The history of comedy would certainly be different had Fred MacMurray and Jack Oakie signed on to do Road to Singapore, as Paramount originally intended. George Burns was also in consideration for one of the male co-leads, but later declined. Not even Dorothy Lamour was the first choice in the minds of the suits at the time. Bing Crosby and Bob Hope had a great thing going on Hope’s radio show. They had the banter down to a tee, along with the recurring friendly feud they played up for the airwaves. It was a match made in comedic heaven. A fruitful partnership that further launched both into stardom and Paramount into the cinematic juggernaut they remain today.
Road to Singapore was the first of seven installments in the still-renowned comedy franchise built on simple premises that permitted both Crosby and Hope to showcase their impeccable timing as performers. In this inaugural go-round, the two play Josh and Ace, respectively. They’re two single sailors who return home to see their shipmates run into the arms of their wives; some are over-the-moon at their arrival, others are aghast to see them posing with floozies during their service. Josh and Ace are free of such concerns and make a pact not to fall prey to the lustful eyes of a dame.
Tests of faith find them not long after they dock. While Ace is greeted by a former lover, who insists on marriage, Josh’s shipping magnate father (Charles Coburn) encourages him to marry Gloria (Judith Barrett). Like true adults, the men flee to Singapore to escape temptation, only to then be tempted by Mima (Dorothy Lamour), a beautiful dancer that has them smitten. Josh and Ace rescue her from an abusive dance-partner (Anthony Quinn) and give her a place of refuge only for her to begin running their lives.
Road to Singapore has the right amount of plot to justify the antics that ensue. Some of the great Crosby/Hope gags are born in this installment, including the famous “patty cake” bit that involves the two playing the coordinated-hand game just before igniting a brawl with hopes of escaping. Then of course, you have the songs, which punctuate the zaniness perfectly. I especially enjoyed Crosby’s rendition of “Sweet Potato Piper,” which invites Hope and Lamour into participate as they try to entertain a plethora of Singaporeans.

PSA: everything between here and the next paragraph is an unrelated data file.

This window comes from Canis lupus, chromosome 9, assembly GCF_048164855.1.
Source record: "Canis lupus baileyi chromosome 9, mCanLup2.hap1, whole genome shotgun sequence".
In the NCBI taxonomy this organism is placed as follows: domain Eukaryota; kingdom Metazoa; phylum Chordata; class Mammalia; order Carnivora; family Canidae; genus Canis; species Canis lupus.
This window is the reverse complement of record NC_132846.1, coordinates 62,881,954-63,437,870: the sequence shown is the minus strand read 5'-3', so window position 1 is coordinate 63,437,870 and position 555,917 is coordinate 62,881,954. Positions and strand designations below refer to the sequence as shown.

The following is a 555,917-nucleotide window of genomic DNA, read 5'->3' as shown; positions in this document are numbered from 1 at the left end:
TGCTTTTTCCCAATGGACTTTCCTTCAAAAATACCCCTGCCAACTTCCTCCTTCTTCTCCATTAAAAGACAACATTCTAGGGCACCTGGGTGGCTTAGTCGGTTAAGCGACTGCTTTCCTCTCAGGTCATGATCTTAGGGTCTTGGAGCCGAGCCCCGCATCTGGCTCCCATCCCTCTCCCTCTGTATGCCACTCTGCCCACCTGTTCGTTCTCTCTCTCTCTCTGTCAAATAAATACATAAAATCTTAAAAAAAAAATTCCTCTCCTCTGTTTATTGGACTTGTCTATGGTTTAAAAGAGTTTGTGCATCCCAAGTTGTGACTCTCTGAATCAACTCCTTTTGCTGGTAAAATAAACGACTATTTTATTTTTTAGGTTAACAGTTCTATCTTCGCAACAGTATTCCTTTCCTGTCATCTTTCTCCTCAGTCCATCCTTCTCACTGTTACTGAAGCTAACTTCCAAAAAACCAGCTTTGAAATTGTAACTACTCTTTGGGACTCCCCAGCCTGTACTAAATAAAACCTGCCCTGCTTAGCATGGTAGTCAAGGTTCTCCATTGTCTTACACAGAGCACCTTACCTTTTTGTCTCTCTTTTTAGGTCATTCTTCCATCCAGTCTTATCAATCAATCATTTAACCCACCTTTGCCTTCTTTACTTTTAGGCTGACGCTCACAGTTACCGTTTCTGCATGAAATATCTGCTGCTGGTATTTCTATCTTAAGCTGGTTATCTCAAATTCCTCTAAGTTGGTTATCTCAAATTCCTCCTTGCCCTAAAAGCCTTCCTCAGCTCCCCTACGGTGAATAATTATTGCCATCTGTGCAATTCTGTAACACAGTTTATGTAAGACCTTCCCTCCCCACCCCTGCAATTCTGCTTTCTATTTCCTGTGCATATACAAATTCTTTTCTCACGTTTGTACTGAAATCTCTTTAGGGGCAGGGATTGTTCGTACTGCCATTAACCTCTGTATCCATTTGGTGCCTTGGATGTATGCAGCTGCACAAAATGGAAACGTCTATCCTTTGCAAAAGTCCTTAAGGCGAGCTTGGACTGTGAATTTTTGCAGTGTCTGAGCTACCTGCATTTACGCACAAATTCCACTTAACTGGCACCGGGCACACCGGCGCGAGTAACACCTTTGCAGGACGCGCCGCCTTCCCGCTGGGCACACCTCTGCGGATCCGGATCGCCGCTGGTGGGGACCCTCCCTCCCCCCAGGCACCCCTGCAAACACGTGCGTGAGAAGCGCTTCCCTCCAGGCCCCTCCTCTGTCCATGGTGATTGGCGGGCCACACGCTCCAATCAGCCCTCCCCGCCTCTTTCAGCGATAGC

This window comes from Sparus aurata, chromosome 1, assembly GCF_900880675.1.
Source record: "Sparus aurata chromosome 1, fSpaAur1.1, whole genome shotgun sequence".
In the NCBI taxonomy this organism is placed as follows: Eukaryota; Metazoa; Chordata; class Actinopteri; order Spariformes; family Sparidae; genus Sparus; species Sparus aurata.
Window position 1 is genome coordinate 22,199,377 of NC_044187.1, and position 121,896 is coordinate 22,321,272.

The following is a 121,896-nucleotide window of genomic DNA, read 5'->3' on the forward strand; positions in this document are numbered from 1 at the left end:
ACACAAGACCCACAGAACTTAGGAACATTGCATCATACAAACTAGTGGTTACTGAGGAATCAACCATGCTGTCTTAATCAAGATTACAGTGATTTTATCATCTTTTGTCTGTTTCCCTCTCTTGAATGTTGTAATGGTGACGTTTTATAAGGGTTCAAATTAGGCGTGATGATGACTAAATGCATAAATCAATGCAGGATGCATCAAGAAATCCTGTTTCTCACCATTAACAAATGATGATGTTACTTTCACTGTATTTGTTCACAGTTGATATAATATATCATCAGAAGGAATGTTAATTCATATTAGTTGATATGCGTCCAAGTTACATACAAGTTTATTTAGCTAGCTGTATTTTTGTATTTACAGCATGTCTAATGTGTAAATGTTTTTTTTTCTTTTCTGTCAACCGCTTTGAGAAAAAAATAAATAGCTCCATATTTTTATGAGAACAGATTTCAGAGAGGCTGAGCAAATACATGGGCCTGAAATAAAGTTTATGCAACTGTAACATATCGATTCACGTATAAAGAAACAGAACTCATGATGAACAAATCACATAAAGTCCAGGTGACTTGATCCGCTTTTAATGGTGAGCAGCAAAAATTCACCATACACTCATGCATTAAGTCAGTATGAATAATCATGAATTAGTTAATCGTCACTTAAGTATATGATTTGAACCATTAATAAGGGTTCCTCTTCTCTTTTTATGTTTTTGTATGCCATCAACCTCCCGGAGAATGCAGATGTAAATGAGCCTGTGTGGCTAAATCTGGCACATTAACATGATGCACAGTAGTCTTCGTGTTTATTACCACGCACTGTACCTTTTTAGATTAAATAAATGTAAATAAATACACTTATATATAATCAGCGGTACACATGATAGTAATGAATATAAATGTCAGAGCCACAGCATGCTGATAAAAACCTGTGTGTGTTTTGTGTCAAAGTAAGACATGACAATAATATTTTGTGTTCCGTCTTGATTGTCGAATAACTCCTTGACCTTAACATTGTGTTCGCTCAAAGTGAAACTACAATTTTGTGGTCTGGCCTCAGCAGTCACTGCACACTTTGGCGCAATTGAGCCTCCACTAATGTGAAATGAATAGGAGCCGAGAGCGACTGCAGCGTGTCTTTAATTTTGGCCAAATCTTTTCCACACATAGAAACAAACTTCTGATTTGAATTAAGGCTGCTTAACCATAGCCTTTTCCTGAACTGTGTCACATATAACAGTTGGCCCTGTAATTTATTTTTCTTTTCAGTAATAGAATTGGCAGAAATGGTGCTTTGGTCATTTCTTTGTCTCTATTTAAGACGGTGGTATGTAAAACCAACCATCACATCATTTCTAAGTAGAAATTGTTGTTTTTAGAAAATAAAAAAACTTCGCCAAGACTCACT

In any buddy movie, there’s the inevitable conflict that leads to a brief separation between the two co-leads. It’s one of the most obvious tropes you can find in cinema, often punctuated by some listless sulking from both parties until the two realize they can’t live without one another before making up. In Road to Singapore, Josh and Ace never truly separate. Writers Frank Butler (who would pen four “Road to” films) and Don Hartman smartly spare us this inevitability by roping friction into the narrative. Josh tells Mima that Ace is a caddish womanizer before buddying up to him the next moment the two reacquaint. Ace tells Mima that he’s the only friend Josh has, and without him, he’d be screwed. It’s a more realistic scenario amongst two lifelong friends. Throw in a woman to compete for their hands and all bets are off.
Under the measured yet freewheeling hand of Victor Schertzinger, Road to Singapore is liable to win you over rather quickly with its snappy comedy and delightful twosome. It’s rougher around the edges than later installments (Road to Morocco finds the duo hitting their comic strides with a great roster of songs and corresponding gags), but all great franchises start somewhere. This one began with a bang.
Starring: Bing Crosby, Bob Hope, Dorothy Lamour, Judith Barrett, Charles Coburn, and Anthony Quinn. Directed by: Victor Schertzinger.
Steve Pulaski has been reviewing movies since 2009 for a barrage of different outlets. He graduated North Central College in 2018 and currently works as an on-air radio personality. He also hosts a weekly movie podcast called "Sleepless with Steve," dedicated to film and the film industry, on his YouTube channel. In addition to writing, he's a die-hard Chicago Bears fan and has two cats, appropriately named Siskel and Ebert!